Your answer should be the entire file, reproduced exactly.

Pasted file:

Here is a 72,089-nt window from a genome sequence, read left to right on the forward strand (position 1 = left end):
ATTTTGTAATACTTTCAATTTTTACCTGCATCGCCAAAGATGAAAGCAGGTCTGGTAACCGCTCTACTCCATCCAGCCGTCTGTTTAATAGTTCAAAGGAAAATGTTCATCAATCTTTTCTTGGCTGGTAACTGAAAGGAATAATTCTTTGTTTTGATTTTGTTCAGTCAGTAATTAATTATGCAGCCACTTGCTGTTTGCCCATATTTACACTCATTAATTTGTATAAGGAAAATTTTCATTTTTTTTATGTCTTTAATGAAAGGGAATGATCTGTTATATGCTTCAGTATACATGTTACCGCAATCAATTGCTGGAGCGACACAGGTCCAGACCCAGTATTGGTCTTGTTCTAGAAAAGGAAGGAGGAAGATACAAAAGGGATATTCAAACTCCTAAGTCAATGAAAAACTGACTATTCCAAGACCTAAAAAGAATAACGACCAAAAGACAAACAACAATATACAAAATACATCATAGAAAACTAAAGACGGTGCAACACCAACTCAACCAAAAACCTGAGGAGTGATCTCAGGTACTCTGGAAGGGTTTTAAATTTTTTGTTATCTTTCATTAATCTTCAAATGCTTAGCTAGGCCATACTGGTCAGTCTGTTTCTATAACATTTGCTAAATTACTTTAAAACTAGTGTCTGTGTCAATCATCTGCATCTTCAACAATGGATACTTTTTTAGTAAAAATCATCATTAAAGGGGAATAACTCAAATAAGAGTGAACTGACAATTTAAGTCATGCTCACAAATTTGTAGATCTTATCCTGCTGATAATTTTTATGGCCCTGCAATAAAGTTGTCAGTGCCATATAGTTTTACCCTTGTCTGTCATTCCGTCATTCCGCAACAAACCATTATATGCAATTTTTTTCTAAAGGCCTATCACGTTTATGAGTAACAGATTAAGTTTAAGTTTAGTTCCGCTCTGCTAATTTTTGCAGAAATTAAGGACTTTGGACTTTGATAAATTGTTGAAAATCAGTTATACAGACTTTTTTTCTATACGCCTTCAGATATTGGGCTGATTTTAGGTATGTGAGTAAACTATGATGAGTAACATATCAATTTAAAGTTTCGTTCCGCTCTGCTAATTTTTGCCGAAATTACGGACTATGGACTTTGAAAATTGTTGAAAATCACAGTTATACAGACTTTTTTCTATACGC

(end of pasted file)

Here is a 72,089-nt window from a genome sequence, read left to right on the forward strand (position 1 = left end):
ATTTTGTAATACTTTCAATTTTTACCTGCATCGCCAAAGATGAAAGCAGGTCTGGTAACCGCTCTACTCCATCCAGCCGTCTGTTTAATAGTTCAAAGGAAAATGTTCATCAATCTTTTCTTGGCTGGTAACTGAAAGGAATAATTCTTTGTTTTGATTTTGTTCAGTCAGTAATTAATTATGCAGCCACTTGCTGTTTGCCCATATTTACACTCATTAATTTGTATAAGGAAAATTTTCATTTTTTTTATGTCTTTAATGAAAGGGAATGATCTGTTATATGCTTCAGTATACATGTTACCGCAATCAATTGCTGGAGCGACACAGGTCCAGACCCAGTATTGGTCTTGTTCTAGAAAAGGAAGGAGGAAGATACAAAAGGGATATTCAAACTCCTAAGTCAATGAAAAACTGACTATTCCAAGACCTAAAAAGAATAACGACCAAAAGACAAACAACAATATACAAAATACATCATAGAAAACTAAAGACGGTGCAACACCAACTCAACCAAAAACCTGAGGAGTGATCTCAGGTACTCTGGAAGGGTTTTAAATTTTTTGTTATCTTTCATTAATCTTCAAATGCTTAGCTAGGCCATACTGGTCAGTCTGTTTCTATAACATTTGCTAAATTACTTTAAAACTAGTGTCTGTGTCAATCATCTGCATCTTCAACAATGGATACTTTTTTAGTAAAAATCATCATTAAAGGGGAATAACTCAAATAAGAGTGAACTGACAATTTAAGTCATGCTCACAAATTTGTAGATCTTATCCTGCTGATAATTTTTATGGCCCTGCAATAAAGTTGTCAGTGCCATATAGTTTTACCCTTGTCTGTCATTCCGTCATTCCGCAACAAACCATTATATGCAATTTTTTTCTAAAGGCCTATCACGTTTATGAGTAACAGATTAAGTTTAAGTTTAGTTCCGCTCTGCTAATTTTTGCAGAAATTAAGGACTTTGGACTTTGATAAATTGTTGAAAATCAGTTATACAGACTTTTTTTCTATACGCCTTCAGATATTGGGCTGATTTTAGGTATGTGAGTAAACTATGATGAGTAACATATCAATTTAAAGTTTCGTTCCGCTCTGCTAATTTTTGCCGAAATTACGGACTATGGACTTTGAAAATTGTTGAAAATCACAGTTATACAGACTTTTTTCTATACGC